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Solar dress charges your MP3 player

Cornell University researchers have come up with a way to turn traditional cotton fibers into conductive material. Picture a T-shirt that monitors your breathing or a pillowcase that measures brain waves.

Solar dress
Abbey Liebman/Cornell University

Sashaying down the runway this weekend toward the future of wearable technology: a solar-powered dress that revs gadgets via a USB charger located in the waist.

Parts of the dress come from Cornell University's Textiles Nanotech Laboratory, which teamed up with two Italian universities to create cotton threads that can conduct electrical currents, yet remain light and comfortable enough to feel like the good old cotton we all know and love to sleep in.

Abbey Liebman solar dress
Tina C.

"Previous technologies have achieved conductivity, but the resulting fiber becomes rigid and heavy," said Juan Hinestroza, an assistant professor of Fiber Science and Apparel Design at the university whose student, Abbey Liebman, designed the solar frock. "More importantly our coatings are robust, hence making our yarns friendly to further processing such as weaving, sewing, and knitting."

For their conductive material, the researchers came up with a way to permanently coat traditional cotton fibers with a combination of semiconductor polymers and nanoparticles. The coating is less than 100 nanometers thick to preserve the cotton's flexibility (as a reference point, the head of a pin is about 1 million nanometers across). The researchers say simple knots in the treated thread can complete a circuit.

Liebman's light-pink solar dress--which will be featured at the annual Cornell Design League Fashion Show in Ithaca. N.Y., on Saturday--uses ultrathin flexible solar cells to power small electronics like phones and iPods. The model in the dress this weekend will strut the catwalk wearing burgundy silk jersey leggings and charging a BlackBerry.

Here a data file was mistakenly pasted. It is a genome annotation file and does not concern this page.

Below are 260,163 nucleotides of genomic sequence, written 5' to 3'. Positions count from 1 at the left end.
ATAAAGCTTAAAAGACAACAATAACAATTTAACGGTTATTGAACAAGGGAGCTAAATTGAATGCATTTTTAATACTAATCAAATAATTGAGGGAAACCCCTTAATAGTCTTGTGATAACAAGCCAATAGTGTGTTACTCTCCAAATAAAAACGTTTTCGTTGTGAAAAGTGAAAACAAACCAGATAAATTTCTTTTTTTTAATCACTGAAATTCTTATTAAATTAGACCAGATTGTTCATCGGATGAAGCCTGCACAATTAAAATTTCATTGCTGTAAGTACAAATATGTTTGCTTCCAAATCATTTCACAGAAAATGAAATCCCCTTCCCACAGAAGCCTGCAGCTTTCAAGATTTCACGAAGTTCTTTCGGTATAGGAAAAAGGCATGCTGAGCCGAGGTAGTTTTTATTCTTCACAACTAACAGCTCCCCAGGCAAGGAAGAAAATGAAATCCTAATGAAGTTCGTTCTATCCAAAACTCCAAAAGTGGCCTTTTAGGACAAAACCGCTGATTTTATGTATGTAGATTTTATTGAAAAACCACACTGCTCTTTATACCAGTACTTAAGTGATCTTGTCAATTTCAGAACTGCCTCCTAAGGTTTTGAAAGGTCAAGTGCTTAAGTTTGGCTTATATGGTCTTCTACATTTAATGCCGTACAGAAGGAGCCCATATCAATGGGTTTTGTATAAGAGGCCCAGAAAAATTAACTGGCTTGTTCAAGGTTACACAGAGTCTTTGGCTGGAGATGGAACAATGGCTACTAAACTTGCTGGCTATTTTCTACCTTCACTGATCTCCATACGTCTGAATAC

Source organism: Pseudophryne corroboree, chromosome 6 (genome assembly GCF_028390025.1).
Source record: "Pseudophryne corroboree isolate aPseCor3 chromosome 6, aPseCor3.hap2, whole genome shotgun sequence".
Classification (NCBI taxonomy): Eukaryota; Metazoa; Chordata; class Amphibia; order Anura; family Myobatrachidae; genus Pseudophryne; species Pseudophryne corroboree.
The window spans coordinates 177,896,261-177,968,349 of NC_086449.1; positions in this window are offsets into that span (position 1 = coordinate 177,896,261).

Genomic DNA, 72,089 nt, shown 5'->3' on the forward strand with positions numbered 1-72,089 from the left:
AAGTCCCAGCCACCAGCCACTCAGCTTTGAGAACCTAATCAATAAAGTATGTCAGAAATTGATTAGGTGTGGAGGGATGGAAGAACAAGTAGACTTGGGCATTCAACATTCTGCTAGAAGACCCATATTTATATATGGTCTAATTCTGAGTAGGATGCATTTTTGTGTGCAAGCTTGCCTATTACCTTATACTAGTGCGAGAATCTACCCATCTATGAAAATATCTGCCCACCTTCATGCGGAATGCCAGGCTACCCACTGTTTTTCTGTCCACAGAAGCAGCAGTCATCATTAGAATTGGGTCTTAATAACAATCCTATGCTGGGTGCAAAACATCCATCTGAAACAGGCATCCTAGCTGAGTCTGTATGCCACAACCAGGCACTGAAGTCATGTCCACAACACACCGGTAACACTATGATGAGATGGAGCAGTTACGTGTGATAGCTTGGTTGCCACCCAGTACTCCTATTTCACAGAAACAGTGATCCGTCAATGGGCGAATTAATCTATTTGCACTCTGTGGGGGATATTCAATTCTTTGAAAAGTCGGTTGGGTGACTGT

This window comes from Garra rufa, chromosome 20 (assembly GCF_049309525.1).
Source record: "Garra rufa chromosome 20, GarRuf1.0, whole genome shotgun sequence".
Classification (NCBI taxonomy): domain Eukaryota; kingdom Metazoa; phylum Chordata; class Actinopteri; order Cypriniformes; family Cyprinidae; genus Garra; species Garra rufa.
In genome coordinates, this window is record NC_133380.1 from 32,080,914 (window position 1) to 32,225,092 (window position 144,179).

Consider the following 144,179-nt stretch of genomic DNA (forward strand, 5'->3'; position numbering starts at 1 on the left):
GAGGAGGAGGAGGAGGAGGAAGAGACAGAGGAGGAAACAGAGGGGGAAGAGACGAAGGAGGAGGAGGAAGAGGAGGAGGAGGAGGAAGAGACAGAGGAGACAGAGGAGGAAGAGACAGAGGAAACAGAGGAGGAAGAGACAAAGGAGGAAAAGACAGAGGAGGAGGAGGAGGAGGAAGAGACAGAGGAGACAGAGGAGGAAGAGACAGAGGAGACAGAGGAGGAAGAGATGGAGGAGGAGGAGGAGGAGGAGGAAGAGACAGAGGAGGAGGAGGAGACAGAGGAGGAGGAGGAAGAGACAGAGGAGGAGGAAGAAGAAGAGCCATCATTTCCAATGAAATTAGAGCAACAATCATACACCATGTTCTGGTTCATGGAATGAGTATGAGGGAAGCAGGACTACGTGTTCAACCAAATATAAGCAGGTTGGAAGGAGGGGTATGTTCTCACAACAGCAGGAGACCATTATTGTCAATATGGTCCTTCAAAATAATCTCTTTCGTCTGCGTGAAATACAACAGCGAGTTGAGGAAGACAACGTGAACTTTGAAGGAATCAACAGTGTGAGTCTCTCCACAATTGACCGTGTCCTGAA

The Cornell researchers envision additional applications for their cotton threads, including a pillowcase that monitors brain waves and a T-shirt that gauges heart rate and breathing, analyzes sweat, and even cools the wearer on a hot day.

Other scientists are working on first power-generating fabric, as well. An engineering team at Stanford University, for example, has already turned paper into power using ink infused with carbon nanotubes and is now attempting to apply the same principle to garments.

Of course, there are those nanotube-cancer concerns. But all in all, the idea of fashion that charges our gear (especially if it doesn't make us feel like we're wearing wires) seems smart--and tres geek-chic.

cotton thread
A small light is illuminated by electricity conducted through specially treated cotton thread tied to the connectors. Juan Hinestroza/Cornell University

Update, March 16 at 10:30 a.m. PDT: Added photo of the solar dress from fashion show.